SSDs are amazing. They’re so fast, once you’re using to using one in your day-to-day work, switching back to working from a traditional hard drive is painful. You’ll get so used to apps opening nearly instantly that everything will feel slow. It’s no wonder Apple’s switched its most popular laptops – the MacBook Air and the new MacBook Pro Retina Display – to SSD.
There’s only one problem: SSDs cost more per gigabyte than traditional hard drives, so instead of the roomy 500Gb hard drives you might be used to in other computers, a MacBook with an SSD will likely only have 128-256Gb of storage. With HD video downloads and retina display ready apps, it’s rather easy to fill that up.
If you’ve got a 13″ Air or a Retina Display MacBook, though, you’ve got an SD card slot. Now what if that could be used to add extra storage that felt integrated fully with your Mac? That’s exactly what the Nifty MiniDrive – a tiny microSD card adaptor that sits flush with the exterior of your MacBook – sets out to do.
Seeing a Kickstarter Dream From Start to Finish
The Nifty MiniDrive started its journey with a Kickstarter campaign back in July, 2012. Kickstarter, the poster child for crowdfunding, has been the incubation place for so many new products of late, but quite a few popular ones have struggled to meet their initial expectations, and the process from idea to real, finished product is often far longer than originally expected. The Nifty MiniDrive team hit their share of bumps in the road along the way, dragging their initial delivery time from the originally anticipated late October all the way to the end of February.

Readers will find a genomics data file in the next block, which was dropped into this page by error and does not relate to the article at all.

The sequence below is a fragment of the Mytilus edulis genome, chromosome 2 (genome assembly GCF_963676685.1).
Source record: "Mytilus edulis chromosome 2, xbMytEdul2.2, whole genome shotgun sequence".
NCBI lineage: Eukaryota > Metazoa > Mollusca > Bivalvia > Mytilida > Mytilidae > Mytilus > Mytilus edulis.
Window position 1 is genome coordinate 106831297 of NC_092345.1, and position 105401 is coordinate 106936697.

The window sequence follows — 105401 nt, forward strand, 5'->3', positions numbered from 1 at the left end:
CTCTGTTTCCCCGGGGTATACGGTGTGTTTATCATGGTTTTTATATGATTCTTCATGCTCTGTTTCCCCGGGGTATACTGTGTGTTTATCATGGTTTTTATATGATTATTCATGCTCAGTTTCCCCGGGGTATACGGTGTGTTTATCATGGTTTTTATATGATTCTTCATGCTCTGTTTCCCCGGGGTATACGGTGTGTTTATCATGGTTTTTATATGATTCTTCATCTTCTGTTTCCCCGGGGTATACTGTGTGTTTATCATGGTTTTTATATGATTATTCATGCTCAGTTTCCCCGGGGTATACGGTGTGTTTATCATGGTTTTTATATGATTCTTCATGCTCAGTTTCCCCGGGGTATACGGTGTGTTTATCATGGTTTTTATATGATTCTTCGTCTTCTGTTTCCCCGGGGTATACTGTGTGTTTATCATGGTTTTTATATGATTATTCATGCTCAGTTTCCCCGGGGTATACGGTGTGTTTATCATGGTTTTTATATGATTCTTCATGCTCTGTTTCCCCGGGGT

But along the way, the team behind the Nifty MiniDrive kept backers up-to-date on how everything was going through their Kickstarter updates, letting us see the behind-the-scenes process of turning a dream into reality with anodized aluminum, PCB assembly, force testing, manufacturing in China, shipping around the globe, and more. It was quite the interesting journey, one that’d make me – for one – much more cautious about thinking I could make a real product.
An Apple Quality microSD Adaptor
In essence, the Nifty MiniDrive is just a microSD to SD card adaptor, much like the one that you’ll likely find included in the package if you purchase a microSD card today. If you’re running out of storage space on your MacBook, and you own a newer MacBook Pro or Air 13″, then the SD card slot gives you a way to add extra storage. The only problem is, an SD card will stick out of your MacBook, so you’ll need to pull it out and store it before dropping your MacBook in a bag to carry. The Nifty MiniDrive solves this problem by being just as long as the depth of your MacBook’s SD card slot, so you can push it in and leave it, making the microSD card’s storage feel much more like it’s just an extra internal hard drive.